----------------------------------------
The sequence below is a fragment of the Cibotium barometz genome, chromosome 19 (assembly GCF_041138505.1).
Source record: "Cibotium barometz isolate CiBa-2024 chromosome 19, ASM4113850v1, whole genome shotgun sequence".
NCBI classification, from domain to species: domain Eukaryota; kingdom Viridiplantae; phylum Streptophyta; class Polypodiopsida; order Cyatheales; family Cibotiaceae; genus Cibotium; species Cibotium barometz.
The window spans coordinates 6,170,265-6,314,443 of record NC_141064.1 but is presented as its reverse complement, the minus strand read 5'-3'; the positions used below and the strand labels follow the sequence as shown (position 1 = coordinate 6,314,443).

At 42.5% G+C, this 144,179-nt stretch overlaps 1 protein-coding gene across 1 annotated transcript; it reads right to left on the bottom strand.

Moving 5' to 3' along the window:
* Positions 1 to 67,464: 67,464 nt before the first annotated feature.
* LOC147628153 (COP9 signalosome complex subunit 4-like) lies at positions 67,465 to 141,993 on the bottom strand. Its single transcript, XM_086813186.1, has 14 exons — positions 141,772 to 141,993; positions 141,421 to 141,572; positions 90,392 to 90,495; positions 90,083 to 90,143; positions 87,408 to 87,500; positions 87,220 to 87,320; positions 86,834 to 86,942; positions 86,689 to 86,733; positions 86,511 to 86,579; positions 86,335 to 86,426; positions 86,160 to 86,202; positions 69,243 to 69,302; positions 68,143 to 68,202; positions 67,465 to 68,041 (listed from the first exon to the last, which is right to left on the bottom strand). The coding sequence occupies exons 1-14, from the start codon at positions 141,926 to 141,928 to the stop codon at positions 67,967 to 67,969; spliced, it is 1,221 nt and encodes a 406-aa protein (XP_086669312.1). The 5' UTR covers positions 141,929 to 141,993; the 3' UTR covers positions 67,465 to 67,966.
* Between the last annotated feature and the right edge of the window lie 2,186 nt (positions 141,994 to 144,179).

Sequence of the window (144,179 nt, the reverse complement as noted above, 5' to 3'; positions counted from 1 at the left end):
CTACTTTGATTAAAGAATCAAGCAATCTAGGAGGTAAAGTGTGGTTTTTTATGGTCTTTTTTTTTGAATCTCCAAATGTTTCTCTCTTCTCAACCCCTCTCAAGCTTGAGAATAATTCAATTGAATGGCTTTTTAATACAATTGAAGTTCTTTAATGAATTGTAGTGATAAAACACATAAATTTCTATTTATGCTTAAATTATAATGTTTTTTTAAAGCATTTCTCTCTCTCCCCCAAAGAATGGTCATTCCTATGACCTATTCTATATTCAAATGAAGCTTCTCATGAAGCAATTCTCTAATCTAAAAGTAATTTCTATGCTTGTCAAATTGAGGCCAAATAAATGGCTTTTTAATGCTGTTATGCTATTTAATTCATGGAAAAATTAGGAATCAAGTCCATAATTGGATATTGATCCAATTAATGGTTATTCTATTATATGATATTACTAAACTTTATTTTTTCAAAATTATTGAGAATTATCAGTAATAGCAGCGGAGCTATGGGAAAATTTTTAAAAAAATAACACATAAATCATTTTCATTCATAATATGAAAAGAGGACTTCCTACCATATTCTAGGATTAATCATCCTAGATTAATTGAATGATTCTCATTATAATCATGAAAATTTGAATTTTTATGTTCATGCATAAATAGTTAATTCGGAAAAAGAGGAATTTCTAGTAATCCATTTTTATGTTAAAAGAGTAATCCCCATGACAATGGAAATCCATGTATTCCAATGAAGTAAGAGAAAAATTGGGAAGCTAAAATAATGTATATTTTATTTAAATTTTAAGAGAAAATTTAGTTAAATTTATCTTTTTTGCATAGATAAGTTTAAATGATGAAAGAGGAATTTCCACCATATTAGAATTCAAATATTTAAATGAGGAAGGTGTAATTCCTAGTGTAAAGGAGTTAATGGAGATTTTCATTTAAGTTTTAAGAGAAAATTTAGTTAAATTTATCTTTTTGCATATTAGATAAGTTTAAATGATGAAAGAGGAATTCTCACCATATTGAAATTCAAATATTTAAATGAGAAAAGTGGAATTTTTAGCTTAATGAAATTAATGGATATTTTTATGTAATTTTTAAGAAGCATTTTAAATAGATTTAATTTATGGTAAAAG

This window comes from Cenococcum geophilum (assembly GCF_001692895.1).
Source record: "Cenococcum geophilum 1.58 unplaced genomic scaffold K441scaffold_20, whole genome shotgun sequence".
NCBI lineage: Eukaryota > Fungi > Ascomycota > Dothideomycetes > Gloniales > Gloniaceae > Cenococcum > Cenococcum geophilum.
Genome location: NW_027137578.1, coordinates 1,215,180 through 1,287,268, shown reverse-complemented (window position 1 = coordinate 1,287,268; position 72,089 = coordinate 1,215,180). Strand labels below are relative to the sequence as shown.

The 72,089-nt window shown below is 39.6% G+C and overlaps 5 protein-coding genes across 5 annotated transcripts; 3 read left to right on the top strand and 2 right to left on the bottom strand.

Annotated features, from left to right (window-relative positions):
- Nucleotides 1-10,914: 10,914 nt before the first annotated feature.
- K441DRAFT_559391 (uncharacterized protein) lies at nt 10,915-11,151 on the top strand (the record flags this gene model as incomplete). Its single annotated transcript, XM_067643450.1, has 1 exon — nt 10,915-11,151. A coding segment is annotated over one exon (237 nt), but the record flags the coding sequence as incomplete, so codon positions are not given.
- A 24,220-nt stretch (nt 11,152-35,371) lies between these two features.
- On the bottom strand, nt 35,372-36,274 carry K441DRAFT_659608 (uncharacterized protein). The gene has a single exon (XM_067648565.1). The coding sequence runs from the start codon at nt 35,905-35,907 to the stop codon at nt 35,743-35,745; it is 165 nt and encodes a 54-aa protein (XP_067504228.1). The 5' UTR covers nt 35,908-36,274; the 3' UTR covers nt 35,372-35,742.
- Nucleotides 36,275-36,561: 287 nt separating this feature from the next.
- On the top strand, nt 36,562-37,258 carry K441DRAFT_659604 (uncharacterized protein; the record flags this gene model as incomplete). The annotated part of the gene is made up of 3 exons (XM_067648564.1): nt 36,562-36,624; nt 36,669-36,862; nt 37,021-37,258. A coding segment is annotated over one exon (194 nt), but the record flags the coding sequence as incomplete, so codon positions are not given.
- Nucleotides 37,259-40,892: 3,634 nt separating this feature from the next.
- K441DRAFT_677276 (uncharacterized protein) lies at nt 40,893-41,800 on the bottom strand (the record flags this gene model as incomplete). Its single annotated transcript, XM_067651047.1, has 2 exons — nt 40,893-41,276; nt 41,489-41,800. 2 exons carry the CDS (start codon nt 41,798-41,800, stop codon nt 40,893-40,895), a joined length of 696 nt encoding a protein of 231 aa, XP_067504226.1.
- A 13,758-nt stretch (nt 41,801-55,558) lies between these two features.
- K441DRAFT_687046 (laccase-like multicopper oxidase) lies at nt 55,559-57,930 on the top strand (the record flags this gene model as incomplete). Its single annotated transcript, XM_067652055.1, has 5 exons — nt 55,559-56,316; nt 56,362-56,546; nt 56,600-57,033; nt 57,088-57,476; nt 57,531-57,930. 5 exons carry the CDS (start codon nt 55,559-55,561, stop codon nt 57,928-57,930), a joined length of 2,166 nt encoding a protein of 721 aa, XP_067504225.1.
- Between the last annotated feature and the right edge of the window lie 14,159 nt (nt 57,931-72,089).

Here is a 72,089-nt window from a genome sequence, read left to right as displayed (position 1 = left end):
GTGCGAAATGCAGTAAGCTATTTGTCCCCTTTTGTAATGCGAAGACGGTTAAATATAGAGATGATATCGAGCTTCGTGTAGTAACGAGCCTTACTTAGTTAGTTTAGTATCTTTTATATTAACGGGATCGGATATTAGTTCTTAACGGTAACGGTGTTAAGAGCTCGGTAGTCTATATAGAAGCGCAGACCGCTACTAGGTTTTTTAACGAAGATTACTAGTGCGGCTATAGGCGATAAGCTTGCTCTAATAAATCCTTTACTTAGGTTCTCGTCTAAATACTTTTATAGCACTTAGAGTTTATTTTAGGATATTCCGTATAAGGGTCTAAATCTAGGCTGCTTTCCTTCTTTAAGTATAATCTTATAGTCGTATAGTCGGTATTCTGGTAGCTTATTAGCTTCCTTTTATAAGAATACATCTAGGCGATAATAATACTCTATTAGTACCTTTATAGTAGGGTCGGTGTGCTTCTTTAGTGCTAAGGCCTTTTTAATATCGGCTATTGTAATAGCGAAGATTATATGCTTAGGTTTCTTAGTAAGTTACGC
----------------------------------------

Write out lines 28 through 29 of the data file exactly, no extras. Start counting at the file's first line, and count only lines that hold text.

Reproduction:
- Between the last annotated feature and the right edge of the window lie 14,159 nt (nt 57,931-72,089).

Here is a 72,089-nt window from a genome sequence, read left to right as displayed (position 1 = left end):